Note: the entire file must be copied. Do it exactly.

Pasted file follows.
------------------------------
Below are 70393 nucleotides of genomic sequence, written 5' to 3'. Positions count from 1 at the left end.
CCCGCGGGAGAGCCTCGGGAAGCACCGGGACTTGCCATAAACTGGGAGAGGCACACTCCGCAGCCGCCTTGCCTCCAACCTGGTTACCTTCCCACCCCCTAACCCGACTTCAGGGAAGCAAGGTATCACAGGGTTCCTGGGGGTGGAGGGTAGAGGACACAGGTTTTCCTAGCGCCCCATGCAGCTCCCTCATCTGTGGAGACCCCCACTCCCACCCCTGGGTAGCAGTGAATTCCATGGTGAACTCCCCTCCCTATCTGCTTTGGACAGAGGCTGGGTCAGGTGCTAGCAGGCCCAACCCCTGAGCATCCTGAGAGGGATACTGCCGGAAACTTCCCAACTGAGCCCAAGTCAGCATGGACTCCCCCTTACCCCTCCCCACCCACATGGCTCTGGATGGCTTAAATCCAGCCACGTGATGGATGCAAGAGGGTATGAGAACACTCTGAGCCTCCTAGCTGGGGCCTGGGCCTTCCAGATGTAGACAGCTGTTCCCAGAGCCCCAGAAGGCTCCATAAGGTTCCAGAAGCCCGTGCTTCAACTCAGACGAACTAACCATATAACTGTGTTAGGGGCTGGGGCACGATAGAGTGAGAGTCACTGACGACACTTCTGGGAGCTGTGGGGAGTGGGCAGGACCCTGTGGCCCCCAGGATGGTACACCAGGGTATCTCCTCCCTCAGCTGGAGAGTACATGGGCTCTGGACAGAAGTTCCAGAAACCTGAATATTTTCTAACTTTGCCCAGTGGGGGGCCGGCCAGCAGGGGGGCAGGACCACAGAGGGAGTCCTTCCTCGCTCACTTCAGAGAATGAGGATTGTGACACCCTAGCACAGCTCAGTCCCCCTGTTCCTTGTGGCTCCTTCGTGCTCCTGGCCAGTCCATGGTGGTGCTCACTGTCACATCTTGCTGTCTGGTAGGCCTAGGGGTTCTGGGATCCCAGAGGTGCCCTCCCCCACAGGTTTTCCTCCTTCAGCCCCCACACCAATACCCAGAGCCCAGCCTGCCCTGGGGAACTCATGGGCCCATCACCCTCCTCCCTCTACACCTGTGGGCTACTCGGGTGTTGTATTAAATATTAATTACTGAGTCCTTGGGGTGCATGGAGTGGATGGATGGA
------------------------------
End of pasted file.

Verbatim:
Below are 70393 nucleotides of genomic sequence, written 5' to 3'. Positions count from 1 at the left end.
CCCGCGGGAGAGCCTCGGGAAGCACCGGGACTTGCCATAAACTGGGAGAGGCACACTCCGCAGCCGCCTTGCCTCCAACCTGGTTACCTTCCCACCCCCTAACCCGACTTCAGGGAAGCAAGGTATCACAGGGTTCCTGGGGGTGGAGGGTAGAGGACACAGGTTTTCCTAGCGCCCCATGCAGCTCCCTCATCTGTGGAGACCCCCACTCCCACCCCTGGGTAGCAGTGAATTCCATGGTGAACTCCCCTCCCTATCTGCTTTGGACAGAGGCTGGGTCAGGTGCTAGCAGGCCCAACCCCTGAGCATCCTGAGAGGGATACTGCCGGAAACTTCCCAACTGAGCCCAAGTCAGCATGGACTCCCCCTTACCCCTCCCCACCCACATGGCTCTGGATGGCTTAAATCCAGCCACGTGATGGATGCAAGAGGGTATGAGAACACTCTGAGCCTCCTAGCTGGGGCCTGGGCCTTCCAGATGTAGACAGCTGTTCCCAGAGCCCCAGAAGGCTCCATAAGGTTCCAGAAGCCCGTGCTTCAACTCAGACGAACTAACCATATAACTGTGTTAGGGGCTGGGGCACGATAGAGTGAGAGTCACTGACGACACTTCTGGGAGCTGTGGGGAGTGGGCAGGACCCTGTGGCCCCCAGGATGGTACACCAGGGTATCTCCTCCCTCAGCTGGAGAGTACATGGGCTCTGGACAGAAGTTCCAGAAACCTGAATATTTTCTAACTTTGCCCAGTGGGGGGCCGGCCAGCAGGGGGGCAGGACCACAGAGGGAGTCCTTCCTCGCTCACTTCAGAGAATGAGGATTGTGACACCCTAGCACAGCTCAGTCCCCCTGTTCCTTGTGGCTCCTTCGTGCTCCTGGCCAGTCCATGGTGGTGCTCACTGTCACATCTTGCTGTCTGGTAGGCCTAGGGGTTCTGGGATCCCAGAGGTGCCCTCCCCCACAGGTTTTCCTCCTTCAGCCCCCACACCAATACCCAGAGCCCAGCCTGCCCTGGGGAACTCATGGGCCCATCACCCTCCTCCCTCTACACCTGTGGGCTACTCGGGTGTTGTATTAAATATTAATTACTGAGTCCTTGGGGTGCATGGAGTGGATGGATGGA